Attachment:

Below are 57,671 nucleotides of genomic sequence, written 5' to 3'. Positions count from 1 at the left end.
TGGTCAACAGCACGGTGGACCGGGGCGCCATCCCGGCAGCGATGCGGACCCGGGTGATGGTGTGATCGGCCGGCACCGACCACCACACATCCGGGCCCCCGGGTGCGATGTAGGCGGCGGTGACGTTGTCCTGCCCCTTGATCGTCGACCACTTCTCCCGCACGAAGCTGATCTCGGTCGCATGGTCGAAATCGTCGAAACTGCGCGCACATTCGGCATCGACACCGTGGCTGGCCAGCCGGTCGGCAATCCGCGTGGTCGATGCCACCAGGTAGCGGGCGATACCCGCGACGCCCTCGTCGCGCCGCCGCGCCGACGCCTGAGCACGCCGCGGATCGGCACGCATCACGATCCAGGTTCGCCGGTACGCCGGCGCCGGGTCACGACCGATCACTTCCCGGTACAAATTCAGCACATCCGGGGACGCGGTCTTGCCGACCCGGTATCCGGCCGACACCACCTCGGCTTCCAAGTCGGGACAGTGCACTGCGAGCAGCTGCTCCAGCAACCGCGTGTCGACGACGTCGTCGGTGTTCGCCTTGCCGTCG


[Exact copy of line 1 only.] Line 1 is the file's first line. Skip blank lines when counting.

Below are 57,671 nucleotides of genomic sequence, written 5' to 3'. Positions count from 1 at the left end.